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Why You Should Not Tell Your Kids “You are fine”


It comes so naturally to us, and especially to parents to use the phrases “You are fine,” or “You are okay,” when comforting children.

Mom hugging her daughter

It often seems like the best thing to say in a moment of peril, but that is far from the truth. From a psychological standpoint, telling your kid "You're fine" can have negative effects on their emotional well-being. Here's why:

  1. Invalidating Feelings When you dismiss your child's emotions by saying "you're fine," it can make them feel unheard and invalidated. It sends a message that their feelings are not important or valid, which can lead to bottling up emotions and difficulty in expressing themselves in the future.

  2. Suppression of Emotions By telling your child to be fine, you may unintentionally teach them to suppress their emotions rather than acknowledging and addressing them. This can hinder their emotional development and lead to difficulties in managing and understanding their feelings later in life.

  3. Missed Opportunity for Connection When you brush off your child's concerns with "you're fine," you miss an opportunity to connect with them on an emotional level. By acknowledging their feelings and providing support, you can strengthen your bond and help them develop healthy coping mechanisms.

 


Instead of saying "you're fine," try the following alternatives:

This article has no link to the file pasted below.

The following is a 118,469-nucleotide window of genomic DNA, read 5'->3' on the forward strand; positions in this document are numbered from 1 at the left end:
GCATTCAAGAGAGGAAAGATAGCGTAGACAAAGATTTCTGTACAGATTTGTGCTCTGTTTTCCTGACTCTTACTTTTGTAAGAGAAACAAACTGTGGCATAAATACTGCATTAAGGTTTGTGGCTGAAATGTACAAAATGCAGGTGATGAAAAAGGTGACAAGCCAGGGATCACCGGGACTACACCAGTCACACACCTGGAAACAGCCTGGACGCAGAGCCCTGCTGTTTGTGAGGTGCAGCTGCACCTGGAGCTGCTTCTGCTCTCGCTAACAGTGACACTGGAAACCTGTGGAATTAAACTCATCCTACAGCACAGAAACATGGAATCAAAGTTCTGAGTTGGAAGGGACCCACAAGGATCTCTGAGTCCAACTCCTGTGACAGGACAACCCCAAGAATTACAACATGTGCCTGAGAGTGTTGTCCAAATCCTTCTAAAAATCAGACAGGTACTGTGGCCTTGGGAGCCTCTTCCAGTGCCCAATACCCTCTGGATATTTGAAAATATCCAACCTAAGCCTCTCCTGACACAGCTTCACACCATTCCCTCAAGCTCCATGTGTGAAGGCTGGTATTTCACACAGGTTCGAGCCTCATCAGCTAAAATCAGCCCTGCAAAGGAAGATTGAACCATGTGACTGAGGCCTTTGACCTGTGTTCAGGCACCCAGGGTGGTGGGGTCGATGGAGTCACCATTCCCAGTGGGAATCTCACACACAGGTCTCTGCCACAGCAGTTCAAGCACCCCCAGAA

1. Validate Their Emotions Let your child know that it's okay to feel the way they do. Use phrases like "I understand you're upset," or "It's okay to be sad."

  2. Listen Actively Give your child an opportunity to express themselves fully. Encourage them to share their thoughts and feelings without judgment or interruption.

  3. Offer Comfort and Reassurance Provide comfort by hugging or holding their hand. Reassure them that you are there for them and that you will help them navigate their emotions.

  4. Problem-Solving If appropriate, help your child find solutions or strategies to manage their emotions or address the situation that caused their distress.

Remember, every child is different, and it's important to adapt your response to their individual needs and age. Creating an open and supportive environment for your child to express their emotions can contribute to their psychological well-being and overall development.

 

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